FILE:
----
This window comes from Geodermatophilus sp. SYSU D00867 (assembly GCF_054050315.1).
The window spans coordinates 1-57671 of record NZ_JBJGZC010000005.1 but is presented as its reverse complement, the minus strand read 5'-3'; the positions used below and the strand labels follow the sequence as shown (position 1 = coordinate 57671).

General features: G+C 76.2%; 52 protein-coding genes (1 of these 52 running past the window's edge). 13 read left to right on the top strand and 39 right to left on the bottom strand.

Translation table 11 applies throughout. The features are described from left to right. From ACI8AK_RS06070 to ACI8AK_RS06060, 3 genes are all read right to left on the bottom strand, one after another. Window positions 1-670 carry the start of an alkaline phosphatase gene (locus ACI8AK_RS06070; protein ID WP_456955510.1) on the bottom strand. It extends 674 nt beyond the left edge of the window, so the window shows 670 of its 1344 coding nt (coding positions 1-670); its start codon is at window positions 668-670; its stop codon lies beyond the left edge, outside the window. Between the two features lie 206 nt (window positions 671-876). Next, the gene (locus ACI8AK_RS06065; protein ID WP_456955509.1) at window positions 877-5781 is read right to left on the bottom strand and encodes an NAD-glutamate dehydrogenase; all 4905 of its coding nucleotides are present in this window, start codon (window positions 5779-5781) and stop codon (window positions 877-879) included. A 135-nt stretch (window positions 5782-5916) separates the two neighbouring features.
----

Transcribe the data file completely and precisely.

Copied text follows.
This window comes from Geodermatophilus sp. SYSU D00867 (assembly GCF_054050315.1).
The window spans coordinates 1-57671 of record NZ_JBJGZC010000005.1 but is presented as its reverse complement, the minus strand read 5'-3'; the positions used below and the strand labels follow the sequence as shown (position 1 = coordinate 57671).

General features: G+C 76.2%; 52 protein-coding genes (1 of these 52 running past the window's edge). 13 read left to right on the top strand and 39 right to left on the bottom strand.

Translation table 11 applies throughout. The features are described from left to right. From ACI8AK_RS06070 to ACI8AK_RS06060, 3 genes are all read right to left on the bottom strand, one after another. Window positions 1-670 carry the start of an alkaline phosphatase gene (locus ACI8AK_RS06070; protein ID WP_456955510.1) on the bottom strand. It extends 674 nt beyond the left edge of the window, so the window shows 670 of its 1344 coding nt (coding positions 1-670); its start codon is at window positions 668-670; its stop codon lies beyond the left edge, outside the window. Between the two features lie 206 nt (window positions 671-876). Next, the gene (locus ACI8AK_RS06065; protein ID WP_456955509.1) at window positions 877-5781 is read right to left on the bottom strand and encodes an NAD-glutamate dehydrogenase; all 4905 of its coding nucleotides are present in this window, start codon (window positions 5779-5781) and stop codon (window positions 877-879) included. A 135-nt stretch (window positions 5782-5916) separates the two neighbouring features.